The French Revolution
France became nearly bankrupt in helping the Americans during the American Revolution. To try and get out of the mess they were in, they began to increase taxes on citizens, which was met with protest and eventually escalated into the French Revolution, inspired by the similar American Revolution.
Declaration on the Rights of Man
The Declaration of the Rights of Man, which declared that "men are born and remain free and equal in rights," was drafted by the National Assembly to protest their lack of political power as a result of the "three estates" system of French society. This was completely unprecedented and even illegal in the ancien regime, and sprouted from Enlightenment thinking (e.g. Locke's idea of a social contract).
The Storming of the Bastille
The Storming of the Bastille occurred in Paris, France on the morning of July 14, 1789. The Bastille was the medieval fortress and prison in Paris that symbolized royal authority in the center of Paris. French women were the ones who took part in this famous storming, showing how the French Revolution raised the question of female political equality far more explicitly than the American Revolution had done.
Women's March on Versailles
The Women's March on Versailles occurred on October 5, 1789 and marked one of the most influential events in the French Revolution. The March on Versailles started as a riot over the inflation of bread prices but quickly escalated into a mob that ransacked the armory of Paris and invaded Versailles. During this, King Louis XVI and Marie Antoinette were confronted (and later executed by guillotine), marking the beginning of a power change in France.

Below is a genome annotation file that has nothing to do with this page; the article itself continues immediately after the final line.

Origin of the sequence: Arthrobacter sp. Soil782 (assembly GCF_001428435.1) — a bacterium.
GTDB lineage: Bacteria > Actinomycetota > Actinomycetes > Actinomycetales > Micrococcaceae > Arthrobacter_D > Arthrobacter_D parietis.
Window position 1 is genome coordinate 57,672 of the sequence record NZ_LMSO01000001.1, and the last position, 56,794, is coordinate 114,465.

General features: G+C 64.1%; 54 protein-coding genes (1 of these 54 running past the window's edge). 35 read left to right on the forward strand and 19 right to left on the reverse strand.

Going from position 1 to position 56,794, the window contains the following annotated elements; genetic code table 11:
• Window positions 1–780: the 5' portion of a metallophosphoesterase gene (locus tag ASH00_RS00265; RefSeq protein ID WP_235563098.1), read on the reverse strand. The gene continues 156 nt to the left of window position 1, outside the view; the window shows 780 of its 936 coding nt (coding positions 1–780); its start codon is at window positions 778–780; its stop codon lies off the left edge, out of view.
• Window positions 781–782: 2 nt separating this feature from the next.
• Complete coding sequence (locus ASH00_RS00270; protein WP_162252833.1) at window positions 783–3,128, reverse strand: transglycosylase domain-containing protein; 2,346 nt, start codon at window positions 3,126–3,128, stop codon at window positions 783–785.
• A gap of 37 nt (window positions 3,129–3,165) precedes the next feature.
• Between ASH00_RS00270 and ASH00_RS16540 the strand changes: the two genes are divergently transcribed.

Robespierre and the Terror
Robespierre and his Committee of Public Safety maintained control of France from 1973-1974. He was the leader in what was called the Terror, a year in which over 10,000 people deemed to be against the Revolution were executed en masse. It started off with the execution of elites such as the ruling family but quickly escalated to involve anyone the Committee thought was acting against the revolution. He would later die by guillotine after being accused of tyranny and dictatorship.
Napoleon Bonaparte was the French military leader who rose to power after successfully staging a coup following the bloody French Revolution. Considering to be one of the greatest military commanders of European history, Napoleon was able seize control of much of continental Europe until his naval defeat at the Battle of Trafalgar. He would eventually be exiled to the island of Elba following an unsuccessful invasion of Russia, but would return to power for a hundred day, only to be defeated again at the Battle of Waterloo. He would live out the remaining six years of his life in remote seclusion on the island of Saint Helena.